The Father returned to the dzimbahwe, that was in Dande at this time and on 4 August 1652 Siti along with the major court officials were baptised, Siti as Dom Domingo as this was the saint’s feast day. Siti himself described the event: “on this day we issued from our palace with great pomp, accompanied by all the nobles, the soldiers of the garrison and by the aforesaid religious who walked on each side of our person. [We were] richly decorated and prepared with great magnificence…this baptism was celebrated with great rejoicing, especially by those of our court, who with musical instruments and festive dancers gave incredible signs of joy.”  

The event was celebrated in Portugal as a great victory: “in the convent of Saint Dominic at Lisbon, the chief house of the province, the event was celebrated with the highest Catholic demonstrations, the blessed sacrament being exposed, with solemn high mass, at which King Joao IV of happy memory assisted with all his court, favouring the religious of that house on that day with singular marks of His majesty and greatness.”

Siti’s reign was short as he died in 1655.

Dom Afonso (1655 – 1663)

Siti’s successor was Dom Afonso, his uncle and the brother of Mavhura following the traditional succession line. It is clear that the Dominicans helped in the succession as Afonso asked that the chaplain at the dzimbahwe, Fr Marcello be rewarded and that the Dominicans should be favoured by the Portuguese crown. 

Dom Afonso appears to have given Antonio Roiz de Lima and other Portuguese traders land rights around the feira of Dambarare. These traders built up a powerful army and declared themselves independent of the Mutapa and then declared war on Dom Afonso. When the two armies faced each other, his own courtiers turned on Dom Afonso and assassinated him. Barretto in Informação writes: “the encozes, who are the lords or chief kaffirs of that kingdom, killed the poor king (a thing unprecedented among the kaffirs) for fear of the Portuguese and came and subjected themselves to them that they might make whom they chose king.”

The new Mutapa, Kamharapasu Mukombwe (1663 – 1692)

Mukombwe was a younger son of Mutapa Mavhura and succeeded with the approval and probably the support of the trader Antonio Roiz de Lima. Although Mukombwe was said to be ‘sufficiently feared’ even by the Portuguese traders, land granted to the Portuguese seems to have become an issue as it did with his predecessor, Dom Afonso.

Mukombwe gave the lands at Maramuka (Maramuca) to a trader Gonçalo João but also gave a trade monopoly to the same lands to Antonio Roiz de Lima and a mulatto priest, Fr Simao Gomes. The last two began encouraging local chiefs at Maramuka who lost their lands to Gonçalo João to rise up against him and even sent them arms and men. [See the article Maramuca, a Portuguese Feira dating from 1660 – 1680 under Mashonaland West on the website]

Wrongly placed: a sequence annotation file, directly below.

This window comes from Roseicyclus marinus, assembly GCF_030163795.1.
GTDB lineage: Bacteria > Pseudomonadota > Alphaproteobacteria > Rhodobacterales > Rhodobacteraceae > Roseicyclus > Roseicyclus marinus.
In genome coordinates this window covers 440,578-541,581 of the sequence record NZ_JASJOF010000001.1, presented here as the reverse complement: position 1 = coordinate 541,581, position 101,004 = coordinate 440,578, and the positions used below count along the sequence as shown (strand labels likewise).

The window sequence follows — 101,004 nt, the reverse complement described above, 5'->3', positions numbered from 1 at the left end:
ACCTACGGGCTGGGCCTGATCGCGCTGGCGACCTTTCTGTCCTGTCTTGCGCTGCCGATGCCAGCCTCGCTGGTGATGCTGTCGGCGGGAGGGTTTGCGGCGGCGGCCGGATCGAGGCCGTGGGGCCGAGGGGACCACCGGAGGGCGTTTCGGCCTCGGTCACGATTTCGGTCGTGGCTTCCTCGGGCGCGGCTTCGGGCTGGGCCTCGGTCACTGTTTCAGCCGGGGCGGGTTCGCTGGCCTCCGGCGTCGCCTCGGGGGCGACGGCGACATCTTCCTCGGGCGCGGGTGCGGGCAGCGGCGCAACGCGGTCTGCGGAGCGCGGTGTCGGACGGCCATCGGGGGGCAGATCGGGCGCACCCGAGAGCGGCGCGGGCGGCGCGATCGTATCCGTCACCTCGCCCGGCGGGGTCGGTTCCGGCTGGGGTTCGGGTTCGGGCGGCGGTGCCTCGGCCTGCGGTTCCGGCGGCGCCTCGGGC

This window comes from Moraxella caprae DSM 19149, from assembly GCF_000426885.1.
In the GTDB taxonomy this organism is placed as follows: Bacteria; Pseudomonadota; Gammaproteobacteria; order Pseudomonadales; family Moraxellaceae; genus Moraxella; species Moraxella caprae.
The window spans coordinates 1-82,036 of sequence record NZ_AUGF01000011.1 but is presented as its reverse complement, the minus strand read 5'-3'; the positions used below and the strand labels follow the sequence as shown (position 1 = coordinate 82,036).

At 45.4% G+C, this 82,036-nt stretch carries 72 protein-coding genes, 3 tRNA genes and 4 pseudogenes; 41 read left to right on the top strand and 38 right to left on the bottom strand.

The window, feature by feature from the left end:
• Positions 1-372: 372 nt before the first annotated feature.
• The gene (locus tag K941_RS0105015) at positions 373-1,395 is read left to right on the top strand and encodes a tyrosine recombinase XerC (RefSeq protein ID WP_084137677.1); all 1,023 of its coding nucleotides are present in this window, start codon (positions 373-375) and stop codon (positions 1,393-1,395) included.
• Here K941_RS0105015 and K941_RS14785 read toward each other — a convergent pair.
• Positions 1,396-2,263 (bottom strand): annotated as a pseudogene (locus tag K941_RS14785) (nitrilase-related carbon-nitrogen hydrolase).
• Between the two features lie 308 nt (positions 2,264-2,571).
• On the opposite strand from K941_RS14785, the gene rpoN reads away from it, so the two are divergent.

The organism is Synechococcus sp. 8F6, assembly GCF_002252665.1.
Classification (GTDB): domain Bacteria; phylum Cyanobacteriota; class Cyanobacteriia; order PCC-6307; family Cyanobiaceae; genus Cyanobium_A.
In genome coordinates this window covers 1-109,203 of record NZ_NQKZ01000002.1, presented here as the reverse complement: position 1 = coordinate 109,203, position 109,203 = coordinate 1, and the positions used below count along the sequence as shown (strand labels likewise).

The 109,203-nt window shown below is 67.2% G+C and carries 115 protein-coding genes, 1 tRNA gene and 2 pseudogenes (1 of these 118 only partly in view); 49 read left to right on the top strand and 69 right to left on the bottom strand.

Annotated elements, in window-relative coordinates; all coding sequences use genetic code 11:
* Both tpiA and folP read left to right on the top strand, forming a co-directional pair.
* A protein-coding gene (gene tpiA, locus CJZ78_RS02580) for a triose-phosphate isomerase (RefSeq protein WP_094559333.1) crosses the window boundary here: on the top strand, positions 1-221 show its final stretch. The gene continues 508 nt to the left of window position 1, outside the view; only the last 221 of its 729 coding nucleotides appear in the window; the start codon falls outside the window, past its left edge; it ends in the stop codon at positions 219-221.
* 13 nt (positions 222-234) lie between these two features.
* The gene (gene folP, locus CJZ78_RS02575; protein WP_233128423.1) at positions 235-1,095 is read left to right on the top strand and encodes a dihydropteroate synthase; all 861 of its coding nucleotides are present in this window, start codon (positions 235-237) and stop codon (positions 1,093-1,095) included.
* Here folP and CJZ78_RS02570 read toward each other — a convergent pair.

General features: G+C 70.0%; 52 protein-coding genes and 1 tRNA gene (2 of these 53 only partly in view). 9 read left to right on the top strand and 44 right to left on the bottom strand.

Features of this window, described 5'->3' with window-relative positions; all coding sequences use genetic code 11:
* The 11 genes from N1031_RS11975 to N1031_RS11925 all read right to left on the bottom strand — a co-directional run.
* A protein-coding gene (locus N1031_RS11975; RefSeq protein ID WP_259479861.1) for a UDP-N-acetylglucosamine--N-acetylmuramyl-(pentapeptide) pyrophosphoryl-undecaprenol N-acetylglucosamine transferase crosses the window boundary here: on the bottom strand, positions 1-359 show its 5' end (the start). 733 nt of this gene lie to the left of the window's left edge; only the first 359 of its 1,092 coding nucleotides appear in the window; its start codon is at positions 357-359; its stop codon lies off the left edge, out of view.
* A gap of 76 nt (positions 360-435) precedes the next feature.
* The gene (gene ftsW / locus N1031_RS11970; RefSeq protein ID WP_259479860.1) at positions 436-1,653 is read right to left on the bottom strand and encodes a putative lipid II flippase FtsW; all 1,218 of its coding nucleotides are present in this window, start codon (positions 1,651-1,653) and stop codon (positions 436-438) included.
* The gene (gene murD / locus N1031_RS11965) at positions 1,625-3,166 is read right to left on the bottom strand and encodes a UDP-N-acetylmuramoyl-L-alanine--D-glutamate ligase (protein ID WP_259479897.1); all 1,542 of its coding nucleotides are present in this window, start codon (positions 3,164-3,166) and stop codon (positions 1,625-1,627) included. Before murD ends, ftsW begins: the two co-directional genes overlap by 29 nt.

Gonçalo João was taken by surprise and defeated losing men and property. Barretto writes: “the comedy of it was, that after doing him this good turn they accused Gonçalo João of having stood up Maramuca with war and caused them the loss of many pastas. The matter was tried before the tribunal of Dambarari (sic) which was worthy of them and Gonçalo João was condemned to lose all he possessed.” 

Mukombwe made a number of appeals to the governor at Mozambique Island for the return of the lands around Dambarare saying the chiefs and people were too frightened to work the gold-mines. The governor, Antonio de Mello e Castro sent Francisco Pires Ribeiro to sort out the problem, but he backtracked saying if those traders were: “deprived of their lands and vassals [they] would be scattered and powerless and of no service” to the Portuguese crown. 

By the 1670’s reports of “distrust and other suspicions” were being made about Mukombwe as he had managed to bring some of the rebellious Tonga under his control and even the rulers of Barwe and Manyika acknowledged they were his vassals.

Mukombwe in a letter dated 8 June 1679 to Afonso VI complained his Dominican chaplains were only present at his dzimbahwe for three months in the year, the rest they spent at the gold-fields. He explained that life had been hard for everyone south of the Zambesi; smallpox, measles and plague had much reduced the population, fields were being left unharvested and there were few left to work the gold-mines. Trade was so poor the feiras at Hwangwa and Dambarare had been abandoned.  Axelson estimates the numbers of Portuguese in the Mutapa state may have been reduced to only fifty.

Relations between Mukombwe and the Portuguese remained troubled; he constantly threatened rebellion, the gold trade remained subdued and he was living like a true Shona, observing traditional rites and never going to church or saying confession.

The Mutapa state is becoming fatally weakened

By the 1680’s other outside forces were threatening both the rule of Mutapa Mukombwe, and the Portuguese. The civil wars that began with Gatsi Rusere and Matuzianye and which continued between Mavhura and Kapararidze assisted the Portuguese to exploit the weaknesses, but also fatally undermined the political system of the Mutapa state.

Defections from the Mutapa state continued throughout the period. In the late 15th Century Butwa (Guruuswa) broke away (if indeed it can ever be considered to have been controlled) followed by the vassal state of Quiteve (Uteve) in the 16th Century, as did Maungwe.[xvii] The vassal states Barwe and Manyika[xviii] broke away in the 17th Century, followed by Dande in the 18th Century leaving only the Chidima province in the 19th Century.